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To play devil's advocate as you have: you don't need a team to make a great and successful game.  A lot of people fall into the trap of wanting to make the next World of Warcraft or Call of Duty or whatever.  You need to either seriously reduce your scope or accept that you won't finish your game (as you seem to have done).  There have been a ton of single-man developers and especially two-person teams that have been wildly successful.  Also, if you have money, you can always hire artists, musicians, coders and others to help.

To address your second point, yes, there's a good chance that not many people will play your game.  Even completed, far more games fail than succeed.  That's the nature of the business.  It happens to big companies too.  Then there are random little games like Minecraft that one person starts as a hobby, shares on a forum or two, the community goes wild and the game makes millions.  There are a ton of factors that contribute to this but a big one seems to be that you're connecting with your fans early on.  Minecraft and Spelunky (original) were released early as hobbies and communities enjoyed them and it grew from there.  Then there are companies you can hire (somewhat like publishers) that can work on getting your game out there for you (just be careful of shady ones that demand too much - I've seen devs screwed over).  How much of the marketing side have you read up on and tried implementing?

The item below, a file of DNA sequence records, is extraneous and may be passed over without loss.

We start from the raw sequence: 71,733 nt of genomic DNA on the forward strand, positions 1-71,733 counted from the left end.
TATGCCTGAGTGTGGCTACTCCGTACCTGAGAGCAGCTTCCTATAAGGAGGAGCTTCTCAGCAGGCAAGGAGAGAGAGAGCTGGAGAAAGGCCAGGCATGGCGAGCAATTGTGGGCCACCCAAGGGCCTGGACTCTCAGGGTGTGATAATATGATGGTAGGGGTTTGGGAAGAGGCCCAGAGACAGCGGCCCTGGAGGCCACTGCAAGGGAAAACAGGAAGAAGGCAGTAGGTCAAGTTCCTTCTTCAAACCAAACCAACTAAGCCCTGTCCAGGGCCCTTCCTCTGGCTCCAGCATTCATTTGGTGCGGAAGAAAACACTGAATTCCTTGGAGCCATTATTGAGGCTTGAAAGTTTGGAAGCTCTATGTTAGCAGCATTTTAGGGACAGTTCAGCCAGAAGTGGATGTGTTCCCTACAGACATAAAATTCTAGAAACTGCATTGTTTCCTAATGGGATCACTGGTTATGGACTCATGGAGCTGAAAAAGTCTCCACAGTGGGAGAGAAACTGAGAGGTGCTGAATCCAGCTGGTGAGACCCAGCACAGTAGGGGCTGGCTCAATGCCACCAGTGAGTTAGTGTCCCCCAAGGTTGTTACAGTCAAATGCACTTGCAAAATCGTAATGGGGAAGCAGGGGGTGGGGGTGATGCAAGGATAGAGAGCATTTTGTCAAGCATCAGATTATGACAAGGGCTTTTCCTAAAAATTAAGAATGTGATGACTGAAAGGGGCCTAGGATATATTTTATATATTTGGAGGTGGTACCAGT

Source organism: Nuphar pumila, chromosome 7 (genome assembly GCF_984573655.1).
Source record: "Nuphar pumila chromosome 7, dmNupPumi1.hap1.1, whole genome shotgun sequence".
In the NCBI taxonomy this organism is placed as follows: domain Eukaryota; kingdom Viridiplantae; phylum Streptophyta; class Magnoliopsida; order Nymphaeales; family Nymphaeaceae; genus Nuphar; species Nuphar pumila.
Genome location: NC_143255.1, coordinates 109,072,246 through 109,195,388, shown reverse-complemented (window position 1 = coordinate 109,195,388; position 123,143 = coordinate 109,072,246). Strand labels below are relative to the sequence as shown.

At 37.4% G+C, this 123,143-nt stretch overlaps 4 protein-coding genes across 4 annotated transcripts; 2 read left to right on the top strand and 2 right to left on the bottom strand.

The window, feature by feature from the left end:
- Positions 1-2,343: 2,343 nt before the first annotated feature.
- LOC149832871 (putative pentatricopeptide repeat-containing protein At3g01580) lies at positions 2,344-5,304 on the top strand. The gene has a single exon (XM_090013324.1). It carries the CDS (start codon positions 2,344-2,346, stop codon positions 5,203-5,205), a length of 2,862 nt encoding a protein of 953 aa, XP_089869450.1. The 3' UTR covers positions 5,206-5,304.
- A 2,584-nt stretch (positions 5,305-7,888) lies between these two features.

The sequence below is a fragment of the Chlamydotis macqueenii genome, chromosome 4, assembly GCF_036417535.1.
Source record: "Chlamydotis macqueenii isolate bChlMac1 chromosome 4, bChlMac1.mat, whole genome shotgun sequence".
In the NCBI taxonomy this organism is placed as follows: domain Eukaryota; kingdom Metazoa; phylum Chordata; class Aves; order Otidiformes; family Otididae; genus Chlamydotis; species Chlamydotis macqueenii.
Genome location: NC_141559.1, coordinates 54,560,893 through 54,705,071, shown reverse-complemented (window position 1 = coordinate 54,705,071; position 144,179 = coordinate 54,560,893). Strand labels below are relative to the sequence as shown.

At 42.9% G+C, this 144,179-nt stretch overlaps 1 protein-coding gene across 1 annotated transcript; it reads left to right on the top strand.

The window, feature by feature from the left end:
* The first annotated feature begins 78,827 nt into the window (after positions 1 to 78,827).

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I don't want to "advocate" anybody if not what I'm feeling ;)

No you may not need a team but then time. It s not easy near family and job.

21 hours ago, gamecreator said:

Minecraft and Spelunky (original) were released early as hobbies and communities enjoyed them and it grew from there. 

Yes that's the best way that may happen, isn't it ?

21 hours ago, gamecreator said: